Kathmandu Prison In Nepal

Kathmandu, from outside the prison walls.

Click here to read part one of Clive’s story of his time spent in a prison in Nepal. Click here to read the next chapter.

The next morning every passing guard tells us that this was all just a minor issue and we shall be free in the next day or so. We are also moved to the local prison cells that didn’t differ too much from the last holding cells. Again segregation, again bone chilling concrete rooms. But this time also two separate wings to the place. You would think it to be a good omen that all the inmates in our section wear smiling faces, but I was soon to learn that smiles worn by a killer can be more disturbing than a cold stare. At least the bathrooms are no longer inside the rooms. Instead they are situated in the back of the main room that also housed the only water pump in the prison that provided drinking and bathing water for the hundred and fifty odd guests of this barren concrete pit. A pump that I promptly broke within the first four hours of my visit. Not a good way to get on the right side of my new friends.

Incarceration is a first hand introduction to the criminal mind and the underground society associated with it. It also is an eye opener to the plethora of injustice dealt by the hands of the Nepali police. Nights in prison are a fun place to meet the local underbelly of any city and Kathmandu is one dirty city. Its amazing how friendly killers are once they get over the whole ‘trying to freak you out by the fact that they are killers’ bit. I have found in the past that dealing with deranged psychotics is an interesting process – you have to make them like you straight off the bat while keeping them guessing why you are not afraid of them. The fact that you never know what is going on in their minds means you have a lot of body language to study to be sure that your still on their good side. This monitoring is essential. My theory of perception and people studying became a pastime for me and was to open up a whole new understanding of organized crime. But I wasn’t alone, Dave was also under the scrutiny of these people. And being only 20 years old and from a small town in New South Wales things were a bit harder for him.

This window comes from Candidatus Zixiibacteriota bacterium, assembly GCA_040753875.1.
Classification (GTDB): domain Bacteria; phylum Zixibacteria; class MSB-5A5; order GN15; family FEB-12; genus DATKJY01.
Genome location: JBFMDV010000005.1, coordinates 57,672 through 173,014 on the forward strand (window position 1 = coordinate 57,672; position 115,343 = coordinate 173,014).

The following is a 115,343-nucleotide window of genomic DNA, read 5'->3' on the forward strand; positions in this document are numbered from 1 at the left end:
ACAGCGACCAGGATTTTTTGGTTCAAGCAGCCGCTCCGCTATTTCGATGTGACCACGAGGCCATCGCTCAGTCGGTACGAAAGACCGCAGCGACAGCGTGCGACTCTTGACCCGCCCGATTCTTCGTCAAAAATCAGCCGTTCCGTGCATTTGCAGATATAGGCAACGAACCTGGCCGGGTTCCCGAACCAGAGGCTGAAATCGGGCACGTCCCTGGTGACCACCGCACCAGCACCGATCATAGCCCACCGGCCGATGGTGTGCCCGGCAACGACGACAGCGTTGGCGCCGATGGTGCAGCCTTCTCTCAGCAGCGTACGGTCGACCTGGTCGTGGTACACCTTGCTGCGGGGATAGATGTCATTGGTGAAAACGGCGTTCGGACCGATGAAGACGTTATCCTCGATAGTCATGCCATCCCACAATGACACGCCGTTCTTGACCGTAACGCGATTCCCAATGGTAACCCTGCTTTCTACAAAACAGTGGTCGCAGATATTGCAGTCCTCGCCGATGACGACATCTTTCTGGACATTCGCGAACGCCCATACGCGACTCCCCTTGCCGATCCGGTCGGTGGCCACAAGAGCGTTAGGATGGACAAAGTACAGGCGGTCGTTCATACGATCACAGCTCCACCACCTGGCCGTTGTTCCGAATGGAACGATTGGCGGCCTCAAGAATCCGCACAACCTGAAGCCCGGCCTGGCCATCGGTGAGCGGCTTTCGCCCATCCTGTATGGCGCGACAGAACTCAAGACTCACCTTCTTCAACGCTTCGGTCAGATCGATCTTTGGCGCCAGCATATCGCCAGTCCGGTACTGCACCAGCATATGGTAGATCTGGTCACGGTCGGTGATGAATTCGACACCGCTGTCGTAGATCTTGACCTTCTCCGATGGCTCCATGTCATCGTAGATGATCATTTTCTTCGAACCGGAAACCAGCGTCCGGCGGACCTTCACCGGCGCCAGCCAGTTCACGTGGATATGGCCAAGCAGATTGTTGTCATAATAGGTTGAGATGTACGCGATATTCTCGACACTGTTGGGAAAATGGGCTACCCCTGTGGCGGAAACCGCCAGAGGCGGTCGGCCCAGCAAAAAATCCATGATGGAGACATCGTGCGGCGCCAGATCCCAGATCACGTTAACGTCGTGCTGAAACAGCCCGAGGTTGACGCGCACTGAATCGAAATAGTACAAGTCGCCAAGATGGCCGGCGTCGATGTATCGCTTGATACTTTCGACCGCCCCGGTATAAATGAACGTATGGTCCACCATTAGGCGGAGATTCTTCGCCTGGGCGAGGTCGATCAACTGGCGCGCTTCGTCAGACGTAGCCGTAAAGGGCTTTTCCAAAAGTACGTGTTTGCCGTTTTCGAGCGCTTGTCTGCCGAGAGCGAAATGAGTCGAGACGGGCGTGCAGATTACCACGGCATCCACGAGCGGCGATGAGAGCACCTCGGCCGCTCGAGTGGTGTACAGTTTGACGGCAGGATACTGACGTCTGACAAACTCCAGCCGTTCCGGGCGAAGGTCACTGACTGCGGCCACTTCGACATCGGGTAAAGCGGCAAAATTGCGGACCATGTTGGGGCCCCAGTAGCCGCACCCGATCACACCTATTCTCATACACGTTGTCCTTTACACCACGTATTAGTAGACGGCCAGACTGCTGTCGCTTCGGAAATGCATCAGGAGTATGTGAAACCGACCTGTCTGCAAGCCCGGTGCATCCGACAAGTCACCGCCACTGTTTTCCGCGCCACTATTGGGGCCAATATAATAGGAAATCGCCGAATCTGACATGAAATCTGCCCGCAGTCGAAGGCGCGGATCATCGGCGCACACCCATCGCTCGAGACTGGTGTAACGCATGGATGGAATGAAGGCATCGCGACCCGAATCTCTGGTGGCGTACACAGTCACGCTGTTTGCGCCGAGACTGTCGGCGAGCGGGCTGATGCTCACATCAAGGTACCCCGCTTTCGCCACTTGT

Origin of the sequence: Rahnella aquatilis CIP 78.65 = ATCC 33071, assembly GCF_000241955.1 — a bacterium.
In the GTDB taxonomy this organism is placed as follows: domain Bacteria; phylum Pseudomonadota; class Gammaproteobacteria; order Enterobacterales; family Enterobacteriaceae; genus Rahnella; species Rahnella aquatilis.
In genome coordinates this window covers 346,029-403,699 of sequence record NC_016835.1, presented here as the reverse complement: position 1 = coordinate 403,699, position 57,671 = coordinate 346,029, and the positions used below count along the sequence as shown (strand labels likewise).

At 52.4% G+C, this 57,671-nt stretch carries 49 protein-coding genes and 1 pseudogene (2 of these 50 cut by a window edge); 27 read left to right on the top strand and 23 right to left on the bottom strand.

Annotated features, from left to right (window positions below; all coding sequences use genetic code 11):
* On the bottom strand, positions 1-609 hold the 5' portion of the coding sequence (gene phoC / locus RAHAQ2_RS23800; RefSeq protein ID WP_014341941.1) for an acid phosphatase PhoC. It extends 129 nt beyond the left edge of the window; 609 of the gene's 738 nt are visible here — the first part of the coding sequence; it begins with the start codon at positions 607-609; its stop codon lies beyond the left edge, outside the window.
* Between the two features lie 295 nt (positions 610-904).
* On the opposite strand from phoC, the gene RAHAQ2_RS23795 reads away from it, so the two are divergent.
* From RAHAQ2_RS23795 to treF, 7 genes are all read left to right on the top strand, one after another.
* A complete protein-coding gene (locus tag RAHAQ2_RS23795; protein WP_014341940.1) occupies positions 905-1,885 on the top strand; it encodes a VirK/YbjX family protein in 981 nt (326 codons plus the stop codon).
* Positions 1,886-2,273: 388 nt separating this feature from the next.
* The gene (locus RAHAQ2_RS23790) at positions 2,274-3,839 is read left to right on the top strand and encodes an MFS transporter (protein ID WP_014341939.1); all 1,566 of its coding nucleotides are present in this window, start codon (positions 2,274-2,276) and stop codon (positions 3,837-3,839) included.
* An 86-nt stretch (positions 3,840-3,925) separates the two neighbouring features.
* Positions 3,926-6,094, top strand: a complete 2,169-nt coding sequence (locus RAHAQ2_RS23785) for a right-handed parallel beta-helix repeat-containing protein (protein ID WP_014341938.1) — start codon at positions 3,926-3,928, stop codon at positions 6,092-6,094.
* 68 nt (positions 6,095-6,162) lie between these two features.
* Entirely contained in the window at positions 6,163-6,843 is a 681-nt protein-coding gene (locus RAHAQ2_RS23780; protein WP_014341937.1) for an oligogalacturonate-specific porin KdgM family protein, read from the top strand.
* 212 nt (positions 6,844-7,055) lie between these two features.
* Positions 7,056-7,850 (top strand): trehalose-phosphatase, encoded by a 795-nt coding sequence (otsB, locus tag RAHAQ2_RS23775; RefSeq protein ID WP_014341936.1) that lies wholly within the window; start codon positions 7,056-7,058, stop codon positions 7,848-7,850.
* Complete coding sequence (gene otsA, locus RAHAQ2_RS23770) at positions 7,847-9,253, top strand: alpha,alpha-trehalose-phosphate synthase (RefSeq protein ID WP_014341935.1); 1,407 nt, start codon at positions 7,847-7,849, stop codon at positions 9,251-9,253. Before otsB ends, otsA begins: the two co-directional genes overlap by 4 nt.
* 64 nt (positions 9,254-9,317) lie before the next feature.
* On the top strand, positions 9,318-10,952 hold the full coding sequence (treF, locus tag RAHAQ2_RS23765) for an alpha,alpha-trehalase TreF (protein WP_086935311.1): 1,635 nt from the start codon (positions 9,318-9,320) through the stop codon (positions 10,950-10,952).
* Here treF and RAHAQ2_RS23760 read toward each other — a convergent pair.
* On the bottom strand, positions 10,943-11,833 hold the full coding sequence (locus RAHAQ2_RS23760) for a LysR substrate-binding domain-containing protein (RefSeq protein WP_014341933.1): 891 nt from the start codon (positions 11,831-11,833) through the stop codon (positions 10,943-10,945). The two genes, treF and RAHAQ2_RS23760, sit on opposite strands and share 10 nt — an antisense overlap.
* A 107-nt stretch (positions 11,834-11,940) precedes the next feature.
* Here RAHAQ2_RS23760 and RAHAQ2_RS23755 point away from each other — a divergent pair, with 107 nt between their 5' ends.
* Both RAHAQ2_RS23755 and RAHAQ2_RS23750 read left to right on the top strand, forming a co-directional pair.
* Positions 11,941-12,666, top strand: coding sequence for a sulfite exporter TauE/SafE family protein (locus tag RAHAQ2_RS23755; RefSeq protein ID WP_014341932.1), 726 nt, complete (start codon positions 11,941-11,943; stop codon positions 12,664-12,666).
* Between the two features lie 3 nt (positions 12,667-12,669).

Dave is the kind of guy that most people would describe as quintessential Australian. He carries a care free look coupled with a sarcastic tone to his voice and will speak his mind even when not asked to. Things that make people who don’t understand Aussie ‘wit’ annoyed very quickly. Needless to say keeping the attention off him as much as possible was a high priority. Especially since the one guy in the place who liked to push his buttons was also the guy who killed his own wife so that he could date his now girlfriend, and that was not even the reason he was in the prison…

Fortunately for Cat the girls section of the prison was filled with a much more docile breed of inmate. The women of the holding cell were in for crimes ranging from prostitution to forgery, and all took on mother and sister roles for us foreigners. Fortunately for Dave and I the room mates we had ranged from two Indian guys who spoke English, three Nepali kids (aged between 18-22) who were set up by the police to sell weed, and a rotation of others ranging from heroin addicts to a Tibetan monk. Without killers in our room the feeling was generally friendly. However, they were only in the next cell and took a massive interest in the two of us, clearing the room three to four times a day to come and have a chat.